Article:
Thursday, May 27, 2010
Anne Woiwode, Sierra Club

517-484-2372 or 517-974-2112 (cell)

Terry Miller,Lone Tree Council


Shannon Fisk, NRDC


Susan Harley, Clean Water Action

517-775-4254 (cell)

Move to Delay Costly Bay City Project Could Clear Way for Clean Energy Jobs

LANSING, MI –Consumers Energy’s stunning decision announced this morning to halt plans to build a massive, costly new coal plant near Bay City means hard-pressed electric consumers will be spared huge rate hikes and that Michigan must now seize this opportunity to become a national leader in clean energy jobs.

The decision was hailed as a victory by local residents who have been fighting Consumers’ proposed coal plant for years.

“We are, of course, tremendously pleased, relieved and gratified by this decision and are now confident this plant will never be built,” said Terry Miller of the Lone Tree Council. “The amount of political and financial resources spent over the years on this controversial project, the stress it brought to our community, is extremely unfortunate. It’s time now for all of us to come together and make sure we make the right choices in the future for energy, jobs and moving our community moving forward. We owe that to ourselves and future generations.”

“Investors are rejecting coal plants all across the country as a bad investment and now Michigan must follow the markets and make a much stronger commitment to energy efficiency, wind, solar and other forms of clean energy that have already created more than 100,000 jobs for Michigan workers,” said Anne Woiwode, State Director of Sierra Club of Michigan.

“This is a great victory and clears the way for Consumers and Michigan to make more investments in energy efficiency, wind and solar power. Consumers’ decision is to the benefit of ratepayers, shareholders and Michigan residents,” said Shannon Fisk, an attorney with the Natural Resources Defense Council.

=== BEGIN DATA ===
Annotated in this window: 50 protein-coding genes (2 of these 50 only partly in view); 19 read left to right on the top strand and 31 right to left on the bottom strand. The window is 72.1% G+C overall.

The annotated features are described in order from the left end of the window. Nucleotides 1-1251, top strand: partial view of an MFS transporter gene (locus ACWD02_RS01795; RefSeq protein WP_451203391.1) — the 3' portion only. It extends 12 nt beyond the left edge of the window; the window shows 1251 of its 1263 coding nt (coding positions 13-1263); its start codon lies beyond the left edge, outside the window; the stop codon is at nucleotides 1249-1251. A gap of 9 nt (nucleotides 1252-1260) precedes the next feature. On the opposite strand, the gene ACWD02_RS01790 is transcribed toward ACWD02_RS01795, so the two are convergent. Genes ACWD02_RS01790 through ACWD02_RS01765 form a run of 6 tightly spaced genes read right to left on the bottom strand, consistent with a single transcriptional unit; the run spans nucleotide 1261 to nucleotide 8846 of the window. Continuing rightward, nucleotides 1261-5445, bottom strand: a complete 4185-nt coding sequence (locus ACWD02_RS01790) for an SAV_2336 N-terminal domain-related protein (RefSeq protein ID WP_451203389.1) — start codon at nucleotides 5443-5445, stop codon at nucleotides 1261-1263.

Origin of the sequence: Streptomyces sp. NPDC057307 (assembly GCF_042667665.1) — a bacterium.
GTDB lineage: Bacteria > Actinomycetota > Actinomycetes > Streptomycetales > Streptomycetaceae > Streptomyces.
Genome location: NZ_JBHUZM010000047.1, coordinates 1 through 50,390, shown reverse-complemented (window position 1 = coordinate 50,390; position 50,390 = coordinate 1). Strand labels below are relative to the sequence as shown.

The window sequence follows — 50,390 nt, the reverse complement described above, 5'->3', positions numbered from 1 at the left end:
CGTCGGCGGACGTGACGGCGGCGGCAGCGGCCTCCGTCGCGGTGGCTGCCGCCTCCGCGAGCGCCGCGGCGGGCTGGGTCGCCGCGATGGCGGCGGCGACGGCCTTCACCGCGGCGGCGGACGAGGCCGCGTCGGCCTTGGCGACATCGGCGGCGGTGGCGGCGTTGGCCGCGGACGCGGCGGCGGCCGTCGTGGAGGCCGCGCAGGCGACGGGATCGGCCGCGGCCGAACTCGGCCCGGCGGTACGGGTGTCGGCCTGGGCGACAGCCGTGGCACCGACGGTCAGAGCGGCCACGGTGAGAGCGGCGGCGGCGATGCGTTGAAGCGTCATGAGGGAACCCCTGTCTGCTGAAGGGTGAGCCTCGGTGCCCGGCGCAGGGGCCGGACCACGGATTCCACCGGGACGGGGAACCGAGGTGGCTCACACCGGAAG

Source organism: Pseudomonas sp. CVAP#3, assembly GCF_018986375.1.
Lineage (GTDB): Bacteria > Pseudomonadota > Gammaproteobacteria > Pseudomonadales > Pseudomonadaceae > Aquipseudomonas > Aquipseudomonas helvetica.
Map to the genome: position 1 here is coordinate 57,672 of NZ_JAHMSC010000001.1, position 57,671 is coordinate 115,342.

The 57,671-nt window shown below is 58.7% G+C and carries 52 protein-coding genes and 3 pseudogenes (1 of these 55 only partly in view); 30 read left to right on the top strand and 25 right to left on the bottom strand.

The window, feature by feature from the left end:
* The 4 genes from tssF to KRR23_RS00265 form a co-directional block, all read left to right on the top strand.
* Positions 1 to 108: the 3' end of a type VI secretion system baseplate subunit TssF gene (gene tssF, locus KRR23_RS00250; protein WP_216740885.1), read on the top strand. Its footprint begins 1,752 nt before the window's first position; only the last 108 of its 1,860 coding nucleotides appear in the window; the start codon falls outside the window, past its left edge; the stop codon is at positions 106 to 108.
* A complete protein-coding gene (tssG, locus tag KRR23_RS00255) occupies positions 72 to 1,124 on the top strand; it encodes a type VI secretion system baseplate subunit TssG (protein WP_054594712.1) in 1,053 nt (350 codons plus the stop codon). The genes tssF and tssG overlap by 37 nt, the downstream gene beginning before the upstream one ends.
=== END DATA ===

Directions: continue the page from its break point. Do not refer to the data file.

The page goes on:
Consumers Energy announced this morning that the proposed 830 megawatt coal plant is being put on hold because of concerns that financing construction of the plant would be too costly to ratepayers. Estimates were that electric bills would have increased by as much as 30 percent to pay for the plant. Electric rate cost increases of at least 110% were also a factor in a decision last week by Governor Granholm’s administration to deny a permit to build a coal plant near Rogers City.

“There’s a reason more than 100 coal plant projects have been cancelled across the country in recent years. Coal is dirty, costly and not the future for energy or jobs,” said Susan Harley, Policy Director for Clean Water Action. “There’s so much more we can be doing to provide clean energy and jobs for Michigan. Consumers’ decision today makes one thing crystal clear: Michigan’s future is with clean energy and not coal.”


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